There is, however, another even more important way in which Germany would be affected by Brexit. With Britain out of the EU, the power of Germany with regard to the other EU countries would become an issue of major concern. Various southern EU countries (especially the Greeks) already view the Germans as the strict and uncompromising masters of the EU who force their view on them.

The new situation that Germany would find itself in would be similar to the period directly after the reunification of Germany in 1990 when there were fears that the new Germany would be too strong for the EU – which led to the Maastricht Treaty that created the European Union in 1993 and to the creation of the euro. The argument then was that a strong Germany necessitates a strong EU. One can expect (in the case of Brexit) that the same argument would be heard again in the not too distant future – which would pressure Germany to accept the French proposals for "economic governance" which may involve shared liability in some areas. This would be an important step towards the EU eventually becoming some sort of United States of Europe.

What about Britain?

Although it is possible that Britain might come out of Brexit as a stronger country, the odds are greatly against this happening. There are just too many things that can go wrong over which the British government has very little control. Some of these concern the City of London and others the geographical integrity of Great Britain.

The economic welfare of Great Britain is closely connected to that of the City of London which has grown over the last decade into the leading financial centre of the world. The City has a GDP of about 17 % of that of Britain, which is larger than that of several EU countries! An important part of the City's wealth is in turn dependent on its access to the EU market – especially regarding financial services. As such it has what is called "financial passport" rights which made it the best place from where to sell financial services throughout the EU. Brexit may change this.

There are various conflicting opinions as to whether the City would be better or worse off outside the EU. A major concern is whether the City would be allowed to keep its financial passport rights after Brexit. If this access to the EU market is lost, it may have a significant impact on the City's long-term future as a major financial centre. Although the financial culture in the City is both specialized and global in a manner that cannot at this stage be equalled by other EU centres such as Frankfurt or Paris, future EU regulation may impact on the City in ways that are not conceivable at the moment. The French might not be willing to extend its offer of a "level playing field" to Britain during the divorce negotiations.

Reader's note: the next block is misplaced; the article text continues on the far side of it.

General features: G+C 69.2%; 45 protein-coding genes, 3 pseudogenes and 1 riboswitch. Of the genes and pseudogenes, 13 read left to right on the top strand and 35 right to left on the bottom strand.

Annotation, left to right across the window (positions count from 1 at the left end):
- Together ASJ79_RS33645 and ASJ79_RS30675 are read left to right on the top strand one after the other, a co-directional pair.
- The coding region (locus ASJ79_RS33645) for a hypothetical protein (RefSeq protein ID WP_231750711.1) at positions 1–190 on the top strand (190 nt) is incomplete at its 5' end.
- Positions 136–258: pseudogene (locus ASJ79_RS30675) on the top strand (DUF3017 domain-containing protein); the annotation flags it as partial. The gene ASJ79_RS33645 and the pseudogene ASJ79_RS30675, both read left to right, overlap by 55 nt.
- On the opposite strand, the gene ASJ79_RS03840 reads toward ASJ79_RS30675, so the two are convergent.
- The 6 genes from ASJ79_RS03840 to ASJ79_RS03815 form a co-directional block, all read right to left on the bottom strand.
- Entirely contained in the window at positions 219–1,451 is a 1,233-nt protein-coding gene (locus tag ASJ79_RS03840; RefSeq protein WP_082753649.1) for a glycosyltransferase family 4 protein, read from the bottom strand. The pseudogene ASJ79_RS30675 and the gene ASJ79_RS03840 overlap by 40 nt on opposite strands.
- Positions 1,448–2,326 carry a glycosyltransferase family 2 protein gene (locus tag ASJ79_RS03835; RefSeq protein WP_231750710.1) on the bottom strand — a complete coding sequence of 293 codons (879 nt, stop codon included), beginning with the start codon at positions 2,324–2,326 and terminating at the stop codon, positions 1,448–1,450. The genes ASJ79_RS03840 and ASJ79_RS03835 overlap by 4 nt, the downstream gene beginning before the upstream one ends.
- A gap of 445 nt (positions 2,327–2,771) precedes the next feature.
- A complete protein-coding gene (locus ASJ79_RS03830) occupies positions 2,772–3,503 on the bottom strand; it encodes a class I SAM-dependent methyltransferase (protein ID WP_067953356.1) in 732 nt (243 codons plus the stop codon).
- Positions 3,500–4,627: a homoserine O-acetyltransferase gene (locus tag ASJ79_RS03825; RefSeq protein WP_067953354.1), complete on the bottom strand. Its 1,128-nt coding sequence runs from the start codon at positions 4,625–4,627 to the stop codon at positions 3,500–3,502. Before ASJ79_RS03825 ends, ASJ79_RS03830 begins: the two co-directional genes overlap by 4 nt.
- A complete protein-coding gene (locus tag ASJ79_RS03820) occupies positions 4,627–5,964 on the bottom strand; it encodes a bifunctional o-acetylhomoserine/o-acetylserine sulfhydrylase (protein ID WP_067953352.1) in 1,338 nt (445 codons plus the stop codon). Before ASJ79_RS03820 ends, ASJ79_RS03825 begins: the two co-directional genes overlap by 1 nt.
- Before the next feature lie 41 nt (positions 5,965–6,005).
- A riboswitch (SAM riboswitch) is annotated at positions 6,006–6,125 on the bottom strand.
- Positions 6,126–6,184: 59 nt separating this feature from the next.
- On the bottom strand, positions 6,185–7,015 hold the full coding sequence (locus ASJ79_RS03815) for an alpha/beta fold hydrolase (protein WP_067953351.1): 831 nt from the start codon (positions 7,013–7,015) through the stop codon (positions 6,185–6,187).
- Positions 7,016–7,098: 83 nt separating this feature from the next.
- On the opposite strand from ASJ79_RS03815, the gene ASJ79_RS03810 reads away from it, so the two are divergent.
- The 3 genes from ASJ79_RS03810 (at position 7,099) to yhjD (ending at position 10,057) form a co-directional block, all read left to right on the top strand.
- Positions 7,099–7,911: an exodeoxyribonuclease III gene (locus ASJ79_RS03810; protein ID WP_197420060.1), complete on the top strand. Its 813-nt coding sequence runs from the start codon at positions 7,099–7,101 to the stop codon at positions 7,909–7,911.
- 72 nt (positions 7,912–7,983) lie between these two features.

Another area of concern is whether Scotland would stay a part of Great Britain after Brexit. Both Scotland, Northern Ireland and Gibraltar voted in the Brexit referendum in favour of staying in the EU. The Scottish First Minister Nicola Sturgeon has proposed that parts of Britain – which would include Scotland and maybe Gibraltar and Northern Ireland – stay part of the EU even when the rest of Britain leaves. There is a president for this – whereas Denmark is part of the EU, Greenland, which is an autonomous part thereof, is not. For Scotland to stay part of the EU after the rest of Britain leaves, it would have to negotiate its own special status agreement with the EU to retain its current EU benefits and obligations while the rest of Britain negotiates its departure. Since the Scottish parliament may have to agree to a Brexit, the Scots may have some leverage in this regard.

The reason why Sturgeon takes this option instead of merely going for full independence from the rest Britain is that once Scotland is outside Britain (and the EU) it would be very difficult to get back into the EU. Spain would most probably veto an independent Scotland's joining the EU since it fears that Catalonia would do the same. If Scotland stays part of the EU after the rest of Britain has left, it can always become independent without endangering its place in the EU. We might, therefore, find that Scotland leaves Britain - and she might not be alone. There is also renewed talk of the reunification of Ireland. Such developments would significantly reduce Britain's stature in the world. One does not know what Britain (Little Britain or even Little England) would do with its nuclear submarine fleet stationed in Scotland.

In the final instance, it seems that Brexit might result in the City of London losing its financial EU passport rights and in Britain losing Scotland. In the end, this might leave Britain a much-diminished country – maybe somewhat like Venice who was once a major financial centre in Europe.


Although there are many commentators who think that the EU would become weak and disorientated after a Brexit, I am not one of them. In my view, the EU would become stronger. In time, it would become much stronger! The EU would not disintegrate. Instead, we might expect over the next few years that the EU would proceed with its program for stronger economic governance and stronger military cooperation. If the EU leaves Britain behind, it would proceed not only to form a political union; it would become one of the most powerful players on the world scene.

We might expect some surprises in the Brexit game. A large part of the Anglo-American establishment was caught by surprise by the Brexit vote. Since it has such far-reaching implications, they might even try to turn the wheel backwards and keep Britain in the EU. There is already a lawsuit filed which would require that the British parliament agrees to Brexit. Some EU countries like Germany would also prefer that Britain stays in the EU. The Continentals would, however, rejoice. They would try to block all such efforts. They have an opportunity to place the City forever behind in their efforts to build a great United States of Europe. Coming events in Britain and the outcome of the negotiations with the EU would show how successful they were in this regard.

Author: Dr Willie Mc Loud (Ref.